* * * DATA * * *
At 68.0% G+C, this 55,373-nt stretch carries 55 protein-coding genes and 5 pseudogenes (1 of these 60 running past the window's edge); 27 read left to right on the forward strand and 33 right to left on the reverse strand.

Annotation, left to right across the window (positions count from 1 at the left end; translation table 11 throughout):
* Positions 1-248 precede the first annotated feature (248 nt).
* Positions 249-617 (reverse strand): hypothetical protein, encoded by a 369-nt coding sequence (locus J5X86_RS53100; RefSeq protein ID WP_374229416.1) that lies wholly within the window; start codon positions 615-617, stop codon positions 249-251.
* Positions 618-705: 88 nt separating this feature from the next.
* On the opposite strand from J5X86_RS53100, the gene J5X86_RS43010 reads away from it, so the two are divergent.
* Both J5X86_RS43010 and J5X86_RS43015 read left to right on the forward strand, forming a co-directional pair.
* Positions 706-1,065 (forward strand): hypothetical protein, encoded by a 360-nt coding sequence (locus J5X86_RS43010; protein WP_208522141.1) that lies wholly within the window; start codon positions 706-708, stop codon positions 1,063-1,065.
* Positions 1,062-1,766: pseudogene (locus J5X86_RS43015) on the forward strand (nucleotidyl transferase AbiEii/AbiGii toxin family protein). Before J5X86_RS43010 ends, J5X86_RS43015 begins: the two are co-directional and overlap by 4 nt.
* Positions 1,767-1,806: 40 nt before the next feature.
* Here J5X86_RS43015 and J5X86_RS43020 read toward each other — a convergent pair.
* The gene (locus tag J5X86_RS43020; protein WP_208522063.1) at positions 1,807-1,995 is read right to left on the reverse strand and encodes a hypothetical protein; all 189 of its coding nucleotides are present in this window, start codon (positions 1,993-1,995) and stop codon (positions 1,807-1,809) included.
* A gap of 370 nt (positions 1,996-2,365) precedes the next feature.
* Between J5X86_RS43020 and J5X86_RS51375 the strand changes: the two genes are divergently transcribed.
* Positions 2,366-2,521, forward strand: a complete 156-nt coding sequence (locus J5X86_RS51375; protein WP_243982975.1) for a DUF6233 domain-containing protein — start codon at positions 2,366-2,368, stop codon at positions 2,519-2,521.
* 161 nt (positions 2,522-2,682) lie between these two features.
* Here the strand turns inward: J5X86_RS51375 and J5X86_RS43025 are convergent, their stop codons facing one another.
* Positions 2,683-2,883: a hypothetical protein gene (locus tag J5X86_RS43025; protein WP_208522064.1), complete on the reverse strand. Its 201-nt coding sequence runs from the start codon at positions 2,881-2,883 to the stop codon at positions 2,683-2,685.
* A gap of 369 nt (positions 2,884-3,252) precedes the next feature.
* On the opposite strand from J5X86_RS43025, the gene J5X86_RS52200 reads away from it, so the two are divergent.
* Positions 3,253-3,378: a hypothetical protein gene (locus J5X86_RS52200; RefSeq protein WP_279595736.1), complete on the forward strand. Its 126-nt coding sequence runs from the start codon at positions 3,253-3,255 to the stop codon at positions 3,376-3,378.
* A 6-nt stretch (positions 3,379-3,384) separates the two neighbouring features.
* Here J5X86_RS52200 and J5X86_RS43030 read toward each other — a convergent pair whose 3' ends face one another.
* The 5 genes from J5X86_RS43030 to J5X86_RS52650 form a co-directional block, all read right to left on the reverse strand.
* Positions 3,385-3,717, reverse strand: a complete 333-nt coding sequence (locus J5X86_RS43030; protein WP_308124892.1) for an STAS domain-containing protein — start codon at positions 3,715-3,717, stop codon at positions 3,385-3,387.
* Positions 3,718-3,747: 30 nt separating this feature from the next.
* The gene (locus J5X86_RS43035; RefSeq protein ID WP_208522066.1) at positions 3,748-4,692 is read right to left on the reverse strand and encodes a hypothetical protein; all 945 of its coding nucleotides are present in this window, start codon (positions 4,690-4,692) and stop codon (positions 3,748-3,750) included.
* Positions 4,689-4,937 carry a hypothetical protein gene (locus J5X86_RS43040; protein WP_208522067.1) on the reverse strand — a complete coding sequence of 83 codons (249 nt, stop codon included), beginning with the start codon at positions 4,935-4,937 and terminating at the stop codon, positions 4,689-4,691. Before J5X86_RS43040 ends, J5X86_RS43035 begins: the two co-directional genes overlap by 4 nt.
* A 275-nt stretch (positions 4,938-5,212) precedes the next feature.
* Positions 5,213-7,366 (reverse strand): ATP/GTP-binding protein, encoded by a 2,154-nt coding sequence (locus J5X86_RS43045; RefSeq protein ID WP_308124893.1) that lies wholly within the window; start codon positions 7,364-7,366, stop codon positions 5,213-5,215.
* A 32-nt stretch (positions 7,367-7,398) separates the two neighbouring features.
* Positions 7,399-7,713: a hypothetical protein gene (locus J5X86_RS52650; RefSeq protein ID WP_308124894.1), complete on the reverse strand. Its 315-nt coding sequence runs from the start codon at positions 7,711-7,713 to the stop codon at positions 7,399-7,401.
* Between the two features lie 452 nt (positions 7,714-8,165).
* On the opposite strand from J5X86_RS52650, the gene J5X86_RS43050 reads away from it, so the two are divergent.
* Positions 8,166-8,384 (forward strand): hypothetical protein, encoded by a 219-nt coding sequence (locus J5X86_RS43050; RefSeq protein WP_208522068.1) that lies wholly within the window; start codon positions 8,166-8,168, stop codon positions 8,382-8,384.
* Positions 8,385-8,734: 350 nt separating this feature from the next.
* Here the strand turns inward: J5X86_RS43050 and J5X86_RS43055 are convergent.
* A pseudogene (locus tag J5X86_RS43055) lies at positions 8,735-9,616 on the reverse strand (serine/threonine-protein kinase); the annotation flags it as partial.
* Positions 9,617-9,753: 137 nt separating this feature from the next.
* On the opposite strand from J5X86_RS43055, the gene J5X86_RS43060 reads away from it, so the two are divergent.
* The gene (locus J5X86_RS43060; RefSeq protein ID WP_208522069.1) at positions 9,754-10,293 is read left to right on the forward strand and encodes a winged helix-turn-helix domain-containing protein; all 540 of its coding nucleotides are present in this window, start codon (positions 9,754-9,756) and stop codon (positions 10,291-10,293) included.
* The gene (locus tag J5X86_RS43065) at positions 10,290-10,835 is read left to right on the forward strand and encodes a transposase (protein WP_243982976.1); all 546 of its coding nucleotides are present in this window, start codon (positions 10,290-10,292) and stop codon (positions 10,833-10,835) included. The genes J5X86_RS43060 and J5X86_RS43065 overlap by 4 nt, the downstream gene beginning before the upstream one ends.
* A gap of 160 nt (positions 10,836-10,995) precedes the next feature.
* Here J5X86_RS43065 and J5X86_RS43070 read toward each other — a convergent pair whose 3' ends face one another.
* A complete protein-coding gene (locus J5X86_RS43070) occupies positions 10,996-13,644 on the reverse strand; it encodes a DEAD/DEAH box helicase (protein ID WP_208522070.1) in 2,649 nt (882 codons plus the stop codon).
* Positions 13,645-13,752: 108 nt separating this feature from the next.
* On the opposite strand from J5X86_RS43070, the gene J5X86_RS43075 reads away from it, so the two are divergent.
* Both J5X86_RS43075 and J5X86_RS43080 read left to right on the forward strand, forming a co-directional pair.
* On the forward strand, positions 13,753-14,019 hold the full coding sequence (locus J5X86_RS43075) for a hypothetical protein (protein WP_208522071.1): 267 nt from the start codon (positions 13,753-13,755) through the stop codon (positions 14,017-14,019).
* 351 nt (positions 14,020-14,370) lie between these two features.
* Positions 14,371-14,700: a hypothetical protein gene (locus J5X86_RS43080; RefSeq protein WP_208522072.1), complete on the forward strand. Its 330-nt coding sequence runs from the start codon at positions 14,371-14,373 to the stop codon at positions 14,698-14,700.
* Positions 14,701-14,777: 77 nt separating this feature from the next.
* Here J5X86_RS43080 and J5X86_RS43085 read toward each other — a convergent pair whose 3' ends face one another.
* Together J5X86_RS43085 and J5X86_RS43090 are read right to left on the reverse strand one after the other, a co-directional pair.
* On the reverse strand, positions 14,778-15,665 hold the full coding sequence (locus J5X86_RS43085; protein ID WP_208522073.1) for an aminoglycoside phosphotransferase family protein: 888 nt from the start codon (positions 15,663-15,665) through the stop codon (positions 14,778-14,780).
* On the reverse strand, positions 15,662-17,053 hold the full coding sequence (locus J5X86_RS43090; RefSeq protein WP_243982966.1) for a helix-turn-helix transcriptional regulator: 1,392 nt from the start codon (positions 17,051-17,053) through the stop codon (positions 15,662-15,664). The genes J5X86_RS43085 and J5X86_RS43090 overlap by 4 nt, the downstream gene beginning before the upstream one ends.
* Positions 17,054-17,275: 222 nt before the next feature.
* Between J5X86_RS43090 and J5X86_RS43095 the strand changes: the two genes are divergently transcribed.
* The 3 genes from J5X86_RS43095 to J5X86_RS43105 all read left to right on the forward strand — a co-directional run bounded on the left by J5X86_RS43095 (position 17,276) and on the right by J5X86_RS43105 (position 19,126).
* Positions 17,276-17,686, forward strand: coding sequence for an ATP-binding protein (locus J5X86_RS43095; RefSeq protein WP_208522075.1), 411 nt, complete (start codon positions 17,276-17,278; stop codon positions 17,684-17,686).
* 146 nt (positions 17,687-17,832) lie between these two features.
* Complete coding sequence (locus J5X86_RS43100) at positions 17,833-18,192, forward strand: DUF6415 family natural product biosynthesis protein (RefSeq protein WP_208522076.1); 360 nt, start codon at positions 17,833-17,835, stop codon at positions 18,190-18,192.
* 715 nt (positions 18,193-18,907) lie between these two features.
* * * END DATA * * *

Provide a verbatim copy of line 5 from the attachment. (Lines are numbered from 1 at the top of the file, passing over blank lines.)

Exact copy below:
* Positions 618-705: 88 nt separating this feature from the next.